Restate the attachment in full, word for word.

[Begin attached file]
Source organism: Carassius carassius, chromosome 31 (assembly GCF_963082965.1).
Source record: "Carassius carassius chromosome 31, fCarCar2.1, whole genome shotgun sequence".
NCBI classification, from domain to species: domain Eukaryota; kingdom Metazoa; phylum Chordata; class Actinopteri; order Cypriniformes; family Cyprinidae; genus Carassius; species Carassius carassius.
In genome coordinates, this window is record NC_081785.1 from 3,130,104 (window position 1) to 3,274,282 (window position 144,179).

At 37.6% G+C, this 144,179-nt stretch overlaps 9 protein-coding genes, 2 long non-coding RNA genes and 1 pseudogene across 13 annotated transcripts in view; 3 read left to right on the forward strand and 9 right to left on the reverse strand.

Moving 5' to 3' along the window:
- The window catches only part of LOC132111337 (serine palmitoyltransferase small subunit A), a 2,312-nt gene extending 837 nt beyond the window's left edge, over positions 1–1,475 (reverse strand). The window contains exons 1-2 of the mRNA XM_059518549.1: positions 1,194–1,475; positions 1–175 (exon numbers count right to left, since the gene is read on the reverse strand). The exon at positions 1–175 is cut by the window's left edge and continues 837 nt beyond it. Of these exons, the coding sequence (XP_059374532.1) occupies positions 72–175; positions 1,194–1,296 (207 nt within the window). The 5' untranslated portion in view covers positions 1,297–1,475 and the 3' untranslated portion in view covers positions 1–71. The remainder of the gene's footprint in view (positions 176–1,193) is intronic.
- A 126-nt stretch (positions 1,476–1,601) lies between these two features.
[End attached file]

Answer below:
Source organism: Carassius carassius, chromosome 31 (assembly GCF_963082965.1).
Source record: "Carassius carassius chromosome 31, fCarCar2.1, whole genome shotgun sequence".
NCBI classification, from domain to species: domain Eukaryota; kingdom Metazoa; phylum Chordata; class Actinopteri; order Cypriniformes; family Cyprinidae; genus Carassius; species Carassius carassius.
In genome coordinates, this window is record NC_081785.1 from 3,130,104 (window position 1) to 3,274,282 (window position 144,179).

At 37.6% G+C, this 144,179-nt stretch overlaps 9 protein-coding genes, 2 long non-coding RNA genes and 1 pseudogene across 13 annotated transcripts in view; 3 read left to right on the forward strand and 9 right to left on the reverse strand.

Moving 5' to 3' along the window:
- The window catches only part of LOC132111337 (serine palmitoyltransferase small subunit A), a 2,312-nt gene extending 837 nt beyond the window's left edge, over positions 1–1,475 (reverse strand). The window contains exons 1-2 of the mRNA XM_059518549.1: positions 1,194–1,475; positions 1–175 (exon numbers count right to left, since the gene is read on the reverse strand). The exon at positions 1–175 is cut by the window's left edge and continues 837 nt beyond it. Of these exons, the coding sequence (XP_059374532.1) occupies positions 72–175; positions 1,194–1,296 (207 nt within the window). The 5' untranslated portion in view covers positions 1,297–1,475 and the 3' untranslated portion in view covers positions 1–71. The remainder of the gene's footprint in view (positions 176–1,193) is intronic.
- A 126-nt stretch (positions 1,476–1,601) lies between these two features.